Published: May 22, 2001
Giltwood Eagle Soars to $77,000 at Pook & Pook
LUDWIGS CORNER, PENN. – Emblazoned on the recent front cover of Pook & Pook, Inc.’s sale catalogue, an ornately carved giltwood spread winged eagle grasping an orb was the top lot of the sale when it soared to $77,000. Selling well above pre-auction estimate due to its rich Philadelphia history, the eagle was originally placed over the interior entrance of The Bank of the United States in Philadelphia.
Purchased by Stephen Girard when Congress did not renew the bank’s previous charter, the owner of the newly named Girard Bank was known to have had a relationship with renowned carver Benjamin Rush. As such, it is thought that the eagle could be by Rush. The successful absentee bidder donated it to a local museum collection where others will still be able to enjoy the historical figure. The balance of the 753-lot sale featuring furniture, fine art, and accessories removed from collections including two Philadelphia area educational institutions, the estate of Mrs David A. Schulte of New York, the collection of Peter D. Quinn of New Castle, Del., and the collection of Paul and Margaret Weld of Connecticut, totaled just over $1,115,000 reaching the overall high estimate of the sale.
Folk art rdf_Descriptions offered in 95 lots from the Weld collection include parade axes, decoys, trade signs, theorems and a large collection of decorative wrought iron hardware. A watercolor on velvet theorem depicting a girl sitting under a tree with a large schoolhouse in the background sold for $3,930.
A painted wood and iron house-form birdcage reached $1,980. A recently discovered Lincoln type yellow leg shorebird, that sold for $1,100, went to a dealer who will reunite it with a rig of six matching decoys that sold for $16,500 during the December 2000 auction. A painted treen lidded canister retaining its original ochre and red vinegar stippled decoration sold with a small bucket for $880.
A Westminster, Mass. painted split ash covered oval bentwood box decorated with the name “Molle Everett” surrounded by creamy white blue pinwheels, half circles and a philflot, was dated “1771” on the side. The decoration and rich family provenance that accompanied the lot drove the price to $3,630.
A New England painted pine hanging spoon rack with incised pinwheel decoration and the old salmon surface sold to the same New York collectors for $7,700. Of the group of carved butterprints sold, a rare Pennsylvania butterprint in the pinwheel pattern brought $1,540.
Original surfaces continue to rule the auctions with a painted pine and poplar diminutive wall cupboard retaining its original red surface that sold for $8,250. A Chester County, Penn. Chippendale walnut tall chest of drawers, circa 1780, with bold ogee bracket feet and an old surface sold at the high estimate for $13,200.
A New England Queen Anne pine chest, circa 1740, with a slant lid over a base with a single drawer, pronounced scalloped skirt, and cutout ends, retained an old brown surface and sold for $5,060. The Delaware Valley child’s ladderback highchair, circa 1760 sold for $9,900 despite some loss to its later decorated surface.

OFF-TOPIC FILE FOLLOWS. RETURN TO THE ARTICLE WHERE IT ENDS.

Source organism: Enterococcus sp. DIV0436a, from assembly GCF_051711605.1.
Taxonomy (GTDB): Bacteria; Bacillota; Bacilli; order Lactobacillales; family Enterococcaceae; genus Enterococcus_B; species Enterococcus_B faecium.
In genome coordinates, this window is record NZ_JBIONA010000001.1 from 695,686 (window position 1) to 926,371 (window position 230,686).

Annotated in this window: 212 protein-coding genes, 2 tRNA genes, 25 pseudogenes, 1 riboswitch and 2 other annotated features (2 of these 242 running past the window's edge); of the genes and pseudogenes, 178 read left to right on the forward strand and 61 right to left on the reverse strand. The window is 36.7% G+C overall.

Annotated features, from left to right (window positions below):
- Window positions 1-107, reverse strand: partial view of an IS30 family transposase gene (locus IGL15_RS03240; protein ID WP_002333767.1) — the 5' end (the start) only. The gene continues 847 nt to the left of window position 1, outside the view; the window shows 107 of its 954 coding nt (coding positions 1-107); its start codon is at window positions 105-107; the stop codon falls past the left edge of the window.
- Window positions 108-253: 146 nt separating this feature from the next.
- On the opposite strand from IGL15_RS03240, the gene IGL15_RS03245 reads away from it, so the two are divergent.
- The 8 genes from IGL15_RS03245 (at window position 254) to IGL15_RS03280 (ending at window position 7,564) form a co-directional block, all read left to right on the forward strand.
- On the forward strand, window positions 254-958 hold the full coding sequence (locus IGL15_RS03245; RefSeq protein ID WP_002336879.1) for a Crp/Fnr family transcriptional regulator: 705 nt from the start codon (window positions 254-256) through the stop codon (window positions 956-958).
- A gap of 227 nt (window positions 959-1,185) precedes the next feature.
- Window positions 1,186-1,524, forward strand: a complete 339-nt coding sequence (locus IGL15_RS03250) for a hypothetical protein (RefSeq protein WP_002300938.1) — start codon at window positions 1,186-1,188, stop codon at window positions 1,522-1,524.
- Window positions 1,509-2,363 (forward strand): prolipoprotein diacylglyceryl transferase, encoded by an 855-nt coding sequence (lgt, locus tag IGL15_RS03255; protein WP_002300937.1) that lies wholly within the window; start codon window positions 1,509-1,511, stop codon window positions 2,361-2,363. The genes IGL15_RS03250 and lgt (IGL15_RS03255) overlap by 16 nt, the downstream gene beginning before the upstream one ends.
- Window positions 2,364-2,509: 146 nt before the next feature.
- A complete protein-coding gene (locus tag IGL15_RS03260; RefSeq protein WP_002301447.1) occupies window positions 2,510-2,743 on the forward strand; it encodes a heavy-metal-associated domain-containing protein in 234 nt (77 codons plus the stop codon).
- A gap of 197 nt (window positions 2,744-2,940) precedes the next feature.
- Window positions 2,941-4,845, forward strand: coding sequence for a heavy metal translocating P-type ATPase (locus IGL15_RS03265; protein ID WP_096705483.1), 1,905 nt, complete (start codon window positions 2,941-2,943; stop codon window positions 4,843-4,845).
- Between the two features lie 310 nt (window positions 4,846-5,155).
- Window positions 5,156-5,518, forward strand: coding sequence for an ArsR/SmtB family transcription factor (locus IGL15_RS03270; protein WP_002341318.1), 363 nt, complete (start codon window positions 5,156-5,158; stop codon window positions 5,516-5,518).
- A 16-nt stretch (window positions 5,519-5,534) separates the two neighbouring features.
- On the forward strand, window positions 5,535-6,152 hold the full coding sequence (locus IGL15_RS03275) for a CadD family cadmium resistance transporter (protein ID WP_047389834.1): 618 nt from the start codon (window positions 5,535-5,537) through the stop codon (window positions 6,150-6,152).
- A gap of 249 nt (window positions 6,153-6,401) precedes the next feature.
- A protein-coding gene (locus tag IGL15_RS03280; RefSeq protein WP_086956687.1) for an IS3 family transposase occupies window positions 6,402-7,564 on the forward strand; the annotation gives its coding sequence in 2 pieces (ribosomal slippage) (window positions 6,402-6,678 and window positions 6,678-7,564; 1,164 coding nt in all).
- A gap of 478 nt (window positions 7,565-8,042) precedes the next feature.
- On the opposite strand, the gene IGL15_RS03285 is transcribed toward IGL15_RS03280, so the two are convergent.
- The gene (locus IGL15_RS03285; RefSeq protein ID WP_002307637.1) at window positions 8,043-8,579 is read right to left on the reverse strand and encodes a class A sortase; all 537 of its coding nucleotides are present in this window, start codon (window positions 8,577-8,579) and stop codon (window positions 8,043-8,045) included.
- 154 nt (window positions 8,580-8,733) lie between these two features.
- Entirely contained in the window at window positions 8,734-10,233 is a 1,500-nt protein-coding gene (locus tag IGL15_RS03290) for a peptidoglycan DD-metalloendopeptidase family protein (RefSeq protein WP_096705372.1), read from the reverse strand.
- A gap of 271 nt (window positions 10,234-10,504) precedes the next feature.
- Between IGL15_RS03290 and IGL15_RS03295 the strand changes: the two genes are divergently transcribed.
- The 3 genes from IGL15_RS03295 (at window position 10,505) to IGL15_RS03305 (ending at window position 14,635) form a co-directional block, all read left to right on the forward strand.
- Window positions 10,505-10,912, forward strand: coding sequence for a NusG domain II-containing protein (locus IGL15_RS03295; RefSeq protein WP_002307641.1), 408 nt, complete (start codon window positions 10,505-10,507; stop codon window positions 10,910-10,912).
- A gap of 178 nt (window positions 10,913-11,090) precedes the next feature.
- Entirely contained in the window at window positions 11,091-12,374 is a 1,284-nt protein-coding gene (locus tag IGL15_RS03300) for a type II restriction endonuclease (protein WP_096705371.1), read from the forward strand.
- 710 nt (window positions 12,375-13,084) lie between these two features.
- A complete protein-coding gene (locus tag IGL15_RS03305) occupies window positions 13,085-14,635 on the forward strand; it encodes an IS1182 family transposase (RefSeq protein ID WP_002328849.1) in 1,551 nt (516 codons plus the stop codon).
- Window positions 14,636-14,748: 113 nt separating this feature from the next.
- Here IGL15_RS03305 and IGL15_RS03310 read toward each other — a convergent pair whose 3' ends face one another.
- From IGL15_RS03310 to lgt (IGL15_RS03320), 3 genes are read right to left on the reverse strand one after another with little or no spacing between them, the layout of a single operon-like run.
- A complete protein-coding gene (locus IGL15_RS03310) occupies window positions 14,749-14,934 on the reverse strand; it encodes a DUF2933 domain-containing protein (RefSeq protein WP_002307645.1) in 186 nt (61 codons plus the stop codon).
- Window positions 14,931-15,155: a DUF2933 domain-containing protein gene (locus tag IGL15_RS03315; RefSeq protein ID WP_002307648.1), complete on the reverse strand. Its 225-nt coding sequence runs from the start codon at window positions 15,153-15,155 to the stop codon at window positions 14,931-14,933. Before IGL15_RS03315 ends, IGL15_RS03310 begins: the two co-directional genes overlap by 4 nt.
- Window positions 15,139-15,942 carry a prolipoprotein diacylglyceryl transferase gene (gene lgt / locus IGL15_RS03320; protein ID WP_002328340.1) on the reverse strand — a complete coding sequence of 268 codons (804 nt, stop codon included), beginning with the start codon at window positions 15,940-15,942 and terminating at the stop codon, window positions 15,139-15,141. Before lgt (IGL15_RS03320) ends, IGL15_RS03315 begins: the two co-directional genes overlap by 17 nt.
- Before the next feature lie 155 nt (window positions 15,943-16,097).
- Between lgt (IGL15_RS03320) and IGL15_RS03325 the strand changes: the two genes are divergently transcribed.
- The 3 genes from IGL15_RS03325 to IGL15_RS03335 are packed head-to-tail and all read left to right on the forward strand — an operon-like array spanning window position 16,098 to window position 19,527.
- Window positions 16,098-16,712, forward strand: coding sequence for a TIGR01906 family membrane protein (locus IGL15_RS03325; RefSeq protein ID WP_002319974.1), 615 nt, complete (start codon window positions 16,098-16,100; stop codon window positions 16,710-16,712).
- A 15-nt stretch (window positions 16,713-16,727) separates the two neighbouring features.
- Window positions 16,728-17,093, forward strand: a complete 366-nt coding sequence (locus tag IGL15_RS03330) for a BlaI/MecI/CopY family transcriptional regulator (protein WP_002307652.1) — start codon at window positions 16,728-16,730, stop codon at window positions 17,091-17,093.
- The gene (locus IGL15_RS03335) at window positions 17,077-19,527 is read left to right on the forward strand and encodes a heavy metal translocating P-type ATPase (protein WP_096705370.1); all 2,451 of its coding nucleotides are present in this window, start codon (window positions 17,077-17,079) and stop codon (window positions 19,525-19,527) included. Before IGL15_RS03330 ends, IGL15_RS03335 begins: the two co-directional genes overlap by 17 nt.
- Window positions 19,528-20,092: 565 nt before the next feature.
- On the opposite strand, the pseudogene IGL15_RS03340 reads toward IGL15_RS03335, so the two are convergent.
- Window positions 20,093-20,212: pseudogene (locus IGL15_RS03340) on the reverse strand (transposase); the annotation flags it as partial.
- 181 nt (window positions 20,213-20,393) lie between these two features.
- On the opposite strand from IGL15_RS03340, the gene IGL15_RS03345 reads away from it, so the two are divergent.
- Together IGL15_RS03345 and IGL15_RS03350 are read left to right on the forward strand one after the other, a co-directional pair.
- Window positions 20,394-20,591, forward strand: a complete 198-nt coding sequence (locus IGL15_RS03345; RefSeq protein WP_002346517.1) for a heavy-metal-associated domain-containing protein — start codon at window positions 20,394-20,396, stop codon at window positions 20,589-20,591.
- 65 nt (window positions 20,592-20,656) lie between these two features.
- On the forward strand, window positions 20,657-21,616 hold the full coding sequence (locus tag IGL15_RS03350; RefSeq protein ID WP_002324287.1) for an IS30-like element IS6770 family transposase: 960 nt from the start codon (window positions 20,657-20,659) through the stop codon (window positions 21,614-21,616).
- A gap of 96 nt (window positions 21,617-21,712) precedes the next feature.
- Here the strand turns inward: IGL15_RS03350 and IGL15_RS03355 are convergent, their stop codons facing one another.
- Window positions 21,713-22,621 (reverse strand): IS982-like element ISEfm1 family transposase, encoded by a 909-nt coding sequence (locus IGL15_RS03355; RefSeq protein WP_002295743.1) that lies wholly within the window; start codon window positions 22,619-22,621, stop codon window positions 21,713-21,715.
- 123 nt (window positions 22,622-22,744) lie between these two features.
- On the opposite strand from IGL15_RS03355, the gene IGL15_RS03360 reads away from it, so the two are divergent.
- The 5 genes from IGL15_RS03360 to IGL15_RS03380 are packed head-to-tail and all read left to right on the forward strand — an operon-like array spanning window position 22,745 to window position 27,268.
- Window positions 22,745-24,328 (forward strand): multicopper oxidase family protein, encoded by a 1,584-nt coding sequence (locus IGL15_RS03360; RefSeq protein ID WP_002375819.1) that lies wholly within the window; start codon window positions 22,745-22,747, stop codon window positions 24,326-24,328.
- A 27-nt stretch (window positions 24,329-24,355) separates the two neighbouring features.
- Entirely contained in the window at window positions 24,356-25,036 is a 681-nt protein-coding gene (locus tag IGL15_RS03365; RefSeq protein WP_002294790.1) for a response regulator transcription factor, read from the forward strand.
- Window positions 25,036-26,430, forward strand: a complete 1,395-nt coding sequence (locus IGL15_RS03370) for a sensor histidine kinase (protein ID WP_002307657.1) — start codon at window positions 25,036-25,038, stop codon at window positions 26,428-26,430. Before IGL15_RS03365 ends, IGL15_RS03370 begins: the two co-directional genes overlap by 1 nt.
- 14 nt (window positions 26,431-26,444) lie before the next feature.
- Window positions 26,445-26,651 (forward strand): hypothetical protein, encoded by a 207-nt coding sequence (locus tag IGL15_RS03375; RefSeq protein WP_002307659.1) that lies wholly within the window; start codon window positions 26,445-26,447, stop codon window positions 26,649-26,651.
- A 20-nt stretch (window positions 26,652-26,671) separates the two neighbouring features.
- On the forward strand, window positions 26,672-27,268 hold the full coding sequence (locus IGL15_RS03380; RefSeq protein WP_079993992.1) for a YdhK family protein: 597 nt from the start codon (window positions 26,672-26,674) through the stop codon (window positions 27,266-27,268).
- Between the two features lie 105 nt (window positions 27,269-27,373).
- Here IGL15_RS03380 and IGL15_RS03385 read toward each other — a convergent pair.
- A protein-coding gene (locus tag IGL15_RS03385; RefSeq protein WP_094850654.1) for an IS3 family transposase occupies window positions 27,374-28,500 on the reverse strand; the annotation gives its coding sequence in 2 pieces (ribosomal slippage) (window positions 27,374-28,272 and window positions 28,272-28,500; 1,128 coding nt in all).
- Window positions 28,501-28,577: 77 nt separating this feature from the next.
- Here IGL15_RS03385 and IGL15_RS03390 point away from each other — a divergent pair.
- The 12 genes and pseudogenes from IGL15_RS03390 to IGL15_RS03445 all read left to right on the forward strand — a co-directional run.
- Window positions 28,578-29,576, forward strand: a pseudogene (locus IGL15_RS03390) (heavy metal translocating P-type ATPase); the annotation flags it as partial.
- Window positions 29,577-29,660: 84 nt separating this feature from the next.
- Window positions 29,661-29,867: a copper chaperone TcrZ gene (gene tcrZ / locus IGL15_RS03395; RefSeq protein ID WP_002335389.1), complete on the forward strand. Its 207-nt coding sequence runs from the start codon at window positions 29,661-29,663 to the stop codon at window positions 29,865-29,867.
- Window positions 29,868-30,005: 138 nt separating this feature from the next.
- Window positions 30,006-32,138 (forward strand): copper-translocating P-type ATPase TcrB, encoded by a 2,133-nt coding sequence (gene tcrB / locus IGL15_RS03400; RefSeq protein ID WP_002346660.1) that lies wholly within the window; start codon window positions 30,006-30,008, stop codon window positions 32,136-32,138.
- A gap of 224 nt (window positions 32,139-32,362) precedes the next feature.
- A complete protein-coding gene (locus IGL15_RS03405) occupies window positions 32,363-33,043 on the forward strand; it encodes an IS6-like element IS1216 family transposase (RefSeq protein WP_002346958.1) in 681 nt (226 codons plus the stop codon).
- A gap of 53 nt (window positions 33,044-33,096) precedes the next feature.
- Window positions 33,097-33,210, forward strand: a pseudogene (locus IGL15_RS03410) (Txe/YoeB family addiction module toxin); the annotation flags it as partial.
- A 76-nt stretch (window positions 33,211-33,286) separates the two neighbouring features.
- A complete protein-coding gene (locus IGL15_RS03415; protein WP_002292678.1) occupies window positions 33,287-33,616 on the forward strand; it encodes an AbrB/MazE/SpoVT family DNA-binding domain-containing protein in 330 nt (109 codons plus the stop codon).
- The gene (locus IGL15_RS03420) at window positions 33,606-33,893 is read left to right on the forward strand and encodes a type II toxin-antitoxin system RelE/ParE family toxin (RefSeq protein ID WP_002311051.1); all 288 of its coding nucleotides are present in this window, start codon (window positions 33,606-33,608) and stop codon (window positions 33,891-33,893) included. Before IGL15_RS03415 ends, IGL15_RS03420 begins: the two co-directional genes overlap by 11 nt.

A Pennsylvania Hepplewhite tiger maple tall chest of drawers expected to reach $10/12,000 sold for $15,950. A Delaware Valley Chippendale walnut chest-on-chest has ten highly figured drawers flanked by fluted quarter columns resting on bold spurred ogee feet made $16,500.
A New York Chippendale mahogany chest-on-chest, circa 1780, with blind fretwork frieze and short cabriole front legs terminating in ball and claw feet reached $8,800. A rare Shenandoah Valley, Va., William and Mary walnut blanket chest with a wax inlaid date of 1774 made $9,350.
A collection of Chinese export porcelains containing unusual forms produced exciting results. A pair of ewers in the Canton pattern with leaves at the neck made $4,290. A pair of Canton candlesticks for $3,850 and a square lidded canister for $3,410 sold to the same dealer on the floor.
A collector took home a Canton lidded cider jug with foo dog finial for $3,080. A case condiment set made $2,200. Serving dishes, pitchers, plates, syllabubs and more sold in lots ranging from $350 to $1,870.
This sale proved to be a treasure trove of pastoral landscapes. Three works depicting cows in various settings by William Hart made $2,970, $5,500, and $6,600. A Reuben Legrande Johnston oil on canvas landscape with sheep next to a river sold for $4,400.
Another pastoral scene by Olive Parker Black reached $4,800. A harbor scene by Hermann Herzog of two boats caught in stormy seas observed by figures on a pier sailed past its high estimate to $8,800.
An oil on canvas Susquehanna River landscape with people and animals along the bank by Edward Emerson Simmons reached $7,700. A Frederick Judd Waugh oil on paper board tropical landscape with pink sandy beach and blue water made $7,150. A diminutive oil on canvas titled “Brinton Mill on the Brandywine” by Edmund Darch Lewis sold for $7,150. An oil on canvas winter landscape signed lower right “Carl R. Krafft” beside artist’s thumbprint went to an out of state phone bidder for $4,950.
A 30 by 15-foot Kirman carpet with large central medallion with floral pattern on a blue field sold for $8,525. A 15 by 25-foot Indo-Kirman palace carpet with indigo field and overall floral decoration within wine borders sold for $9,900. A Sarouk carpet and two Heriz carpets reached $5,225, $3,080 and $2,420 respectively.
Impressed “J.W. Fiske Manufr, New York,” a lead figural garden fountain in the form of two children beneath an umbrella standing barefoot on a rocky plinth went to a collector by absentee bid for $10,450.
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